Document Type

Thesis - Open Access

Award Date


Degree Name

Master of Science (MS)


Biology and Microbiology

First Advisor

William R. Gibbons


Main limitations of dried distillers’ grains with solubles (DDGS) as meal for monogastric animals is the presence of high fiber content, reduced fat content, and poor amino acid balance. This causes a reduced economic value of DDGS for these species due to its low inclusion rates. The goal of this theses was to create new strains of a fungus, Aureobasidium pullulans, with enhanced cellulase production and use it to optimize an enzymatic saccharification, pretreatment, and fungal conversion process to enhance the nutritional value of DDGS. Various combinations of enzymatic saccharification, physical/chemical pretreatments, and mutant strains of fungi were investigated to hydrolyze DDGS fiber into carbohydrates which are metabolized by the fungi into single cell protein. Cellulose is the most abundant renewable carbon source found in nature and is of great interest to various industries, including the food industry. Generally, microorganisms can be used to convert cellulosic materials into higher protein content, which can subsequently be used for animal feed. However, without the aid of cellulase, the cellulose structure is resistant to degradation. Genome shuffling was used to improve cellulase production from Aureobasidium pullulans Y-2311-1. One strain developed via genome shuffling (A. pullulans GS23) displayed the largest increase in total cellulase activity, which was a 6-fold increase compared to the wild type strain. One of the strains created for the starting mutant population by methyl methanesulfonate (MMS) had a 3- fold increase compared to the wild type strain. A. pullulans GS23 also had an increase in exoglucanase and β-glucosidase activity compared to the wild type strain (6.95-fold and 1.52-fold increase, respectively). The crude protein amount of A. pullulans GS23 had a 1.04-fold increase compared to the wild type strain after 5 days of fermentation. Various commercial enzymes were also tested on DDGS to help break down the fibers along with various physical/chemical pretreatments to improve the overall fiber digestibility. But the high cost associated with the use of commercial enzymes is a challenge with the industrial application of enzymes in feed application. This experiment was a two-step process where commercial enzymes were tested on untreated DDGS to down select the enzyme that performed well at low dosages. Then the DDGS was treated by various physical and/or chemical pretreatments and tested with the best enzyme with even lower dosages. Lower enzyme dosages on pretreated DDGS was tested versus the untreated DDGS because the pretreatment would have liberated more sugars, resulting in less enzymes to be used. It was found the commercial enzyme that performed well at low enzyme dosages was Viscozyme L. When this was incorporated with the best pretreated DDGS, dilute acid, with 1 mg/g of Viscozyme L, it had an increase of ~280% in total sugars as compared to untreated DDGS with a Viscozyme L dosage of 2 mg/g. A combination of enzymatic saccharification and/or dilute acid pretreatment of DDGS was conducted with the three fungal strains to evaluate what strain and treatment performed the best. The fungal strains tested was wild type A. pullulans Y-2311-1 and two mutant strains (GS and MMS) with enhanced cellulase production created from the wild type strain. GS A. pullulans on the enzyme untreated DDGS had the highest protein level with a percent increase of 13.59%. While MMS A. pullulans on enzyme untreated DDGS performed well in increasing the fat content, with a percent increase of 27.07%, and decrease the fiber, with a percent decrease of 13.89%. Overall, GS A. pullulans on the enzyme untreated DDGS performed the best in improving the raw DDGS feedstock. The GS strain still improved the fat content and decreased the fiber content. Most of the minerals had higher levels than the MMS strain and all the amino acids analyzed were also higher than the MMS strain, except for tryptophan which was the same. Lysine levels were also higher in the GS strain than the MMS strain with 0.66% and 0.43% respectively. The dilute acid pretreatment released high levels of sugars and decrease the fiber content but with the creation of inhibitors, fungal fermentation could not be used to further improve the DDGS protein levels.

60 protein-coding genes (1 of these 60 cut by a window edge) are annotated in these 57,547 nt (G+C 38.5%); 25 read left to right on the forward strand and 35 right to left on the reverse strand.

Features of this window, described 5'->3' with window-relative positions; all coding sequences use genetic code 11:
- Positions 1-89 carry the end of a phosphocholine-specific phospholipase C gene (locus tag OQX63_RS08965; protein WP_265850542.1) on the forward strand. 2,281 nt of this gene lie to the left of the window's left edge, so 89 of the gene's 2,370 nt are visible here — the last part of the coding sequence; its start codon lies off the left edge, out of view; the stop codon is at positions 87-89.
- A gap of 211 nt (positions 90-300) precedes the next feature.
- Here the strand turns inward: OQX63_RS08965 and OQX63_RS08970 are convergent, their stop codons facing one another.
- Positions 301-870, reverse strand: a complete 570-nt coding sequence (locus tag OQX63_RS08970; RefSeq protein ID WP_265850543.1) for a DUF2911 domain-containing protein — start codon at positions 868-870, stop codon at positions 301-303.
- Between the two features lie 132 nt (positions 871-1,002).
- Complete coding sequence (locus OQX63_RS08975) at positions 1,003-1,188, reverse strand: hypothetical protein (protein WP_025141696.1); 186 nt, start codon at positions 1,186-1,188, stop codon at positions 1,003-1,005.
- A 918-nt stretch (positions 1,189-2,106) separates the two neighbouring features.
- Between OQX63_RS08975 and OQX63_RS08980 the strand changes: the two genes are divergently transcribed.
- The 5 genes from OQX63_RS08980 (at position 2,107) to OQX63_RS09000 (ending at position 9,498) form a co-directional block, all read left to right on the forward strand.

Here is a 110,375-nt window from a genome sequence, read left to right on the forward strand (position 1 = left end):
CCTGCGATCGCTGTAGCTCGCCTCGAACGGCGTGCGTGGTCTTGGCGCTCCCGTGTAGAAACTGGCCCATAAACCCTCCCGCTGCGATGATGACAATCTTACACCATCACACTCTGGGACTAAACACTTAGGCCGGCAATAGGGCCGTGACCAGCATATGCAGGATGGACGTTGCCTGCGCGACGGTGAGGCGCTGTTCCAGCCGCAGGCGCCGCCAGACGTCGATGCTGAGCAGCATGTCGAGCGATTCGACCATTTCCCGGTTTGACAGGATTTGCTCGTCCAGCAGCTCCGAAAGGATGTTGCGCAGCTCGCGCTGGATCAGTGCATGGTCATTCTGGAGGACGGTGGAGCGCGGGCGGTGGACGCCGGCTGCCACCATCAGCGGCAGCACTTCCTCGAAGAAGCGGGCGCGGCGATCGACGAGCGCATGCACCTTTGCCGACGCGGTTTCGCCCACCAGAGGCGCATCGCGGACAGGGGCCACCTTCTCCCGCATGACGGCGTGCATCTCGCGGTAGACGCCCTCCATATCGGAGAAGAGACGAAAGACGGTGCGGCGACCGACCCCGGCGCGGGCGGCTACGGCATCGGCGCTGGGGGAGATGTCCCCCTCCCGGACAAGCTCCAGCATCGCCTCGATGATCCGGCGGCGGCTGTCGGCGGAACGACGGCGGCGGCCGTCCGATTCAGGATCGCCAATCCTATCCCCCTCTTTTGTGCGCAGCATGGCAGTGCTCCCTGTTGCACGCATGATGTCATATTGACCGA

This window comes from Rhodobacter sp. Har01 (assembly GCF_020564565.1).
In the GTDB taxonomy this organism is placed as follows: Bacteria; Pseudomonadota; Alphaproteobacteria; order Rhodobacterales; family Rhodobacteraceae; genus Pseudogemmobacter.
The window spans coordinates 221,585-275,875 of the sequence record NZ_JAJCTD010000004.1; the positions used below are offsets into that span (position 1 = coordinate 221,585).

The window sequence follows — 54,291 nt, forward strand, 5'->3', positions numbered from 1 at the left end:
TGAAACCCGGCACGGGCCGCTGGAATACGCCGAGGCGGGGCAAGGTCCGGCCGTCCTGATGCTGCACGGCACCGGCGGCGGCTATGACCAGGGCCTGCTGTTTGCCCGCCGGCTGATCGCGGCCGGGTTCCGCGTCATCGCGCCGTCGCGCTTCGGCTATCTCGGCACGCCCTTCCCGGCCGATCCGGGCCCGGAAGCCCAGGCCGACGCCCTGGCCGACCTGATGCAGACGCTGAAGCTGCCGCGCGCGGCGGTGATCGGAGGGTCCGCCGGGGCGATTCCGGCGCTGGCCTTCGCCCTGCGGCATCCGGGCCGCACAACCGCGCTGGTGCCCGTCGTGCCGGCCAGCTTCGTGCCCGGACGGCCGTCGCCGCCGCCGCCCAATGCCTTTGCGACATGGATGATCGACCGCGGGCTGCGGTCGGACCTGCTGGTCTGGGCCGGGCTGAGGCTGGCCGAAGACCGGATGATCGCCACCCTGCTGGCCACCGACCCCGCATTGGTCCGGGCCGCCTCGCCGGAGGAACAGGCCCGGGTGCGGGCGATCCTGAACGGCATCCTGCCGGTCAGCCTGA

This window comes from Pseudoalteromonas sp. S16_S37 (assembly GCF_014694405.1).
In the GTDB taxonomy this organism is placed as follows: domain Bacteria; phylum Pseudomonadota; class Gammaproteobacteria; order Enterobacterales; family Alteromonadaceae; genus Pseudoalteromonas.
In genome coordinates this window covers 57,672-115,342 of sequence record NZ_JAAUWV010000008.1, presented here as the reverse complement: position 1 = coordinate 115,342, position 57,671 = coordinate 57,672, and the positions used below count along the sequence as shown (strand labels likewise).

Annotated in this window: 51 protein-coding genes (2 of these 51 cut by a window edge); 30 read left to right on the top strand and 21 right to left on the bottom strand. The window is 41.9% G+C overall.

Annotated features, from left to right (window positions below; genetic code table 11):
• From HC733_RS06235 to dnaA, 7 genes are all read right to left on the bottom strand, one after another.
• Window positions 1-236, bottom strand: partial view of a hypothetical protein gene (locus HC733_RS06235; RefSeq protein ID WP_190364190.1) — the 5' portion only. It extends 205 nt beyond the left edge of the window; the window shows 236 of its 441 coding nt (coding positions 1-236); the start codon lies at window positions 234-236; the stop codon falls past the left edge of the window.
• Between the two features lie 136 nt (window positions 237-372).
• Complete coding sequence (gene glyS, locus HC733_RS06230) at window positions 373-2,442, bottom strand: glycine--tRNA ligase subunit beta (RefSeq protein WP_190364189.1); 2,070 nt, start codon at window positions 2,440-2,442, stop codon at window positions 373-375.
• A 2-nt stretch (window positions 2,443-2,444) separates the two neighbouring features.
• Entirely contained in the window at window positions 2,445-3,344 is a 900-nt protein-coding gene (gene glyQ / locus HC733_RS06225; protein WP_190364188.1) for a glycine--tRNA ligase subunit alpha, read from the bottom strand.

Library of Congress Subject Headings

Distillers feeds.
Proteins in animal nutrition.
Yeast-like fungi.
Fungal metabolites.


Includes bibliographical references (pages 125-149)



Number of Pages



South Dakota State University


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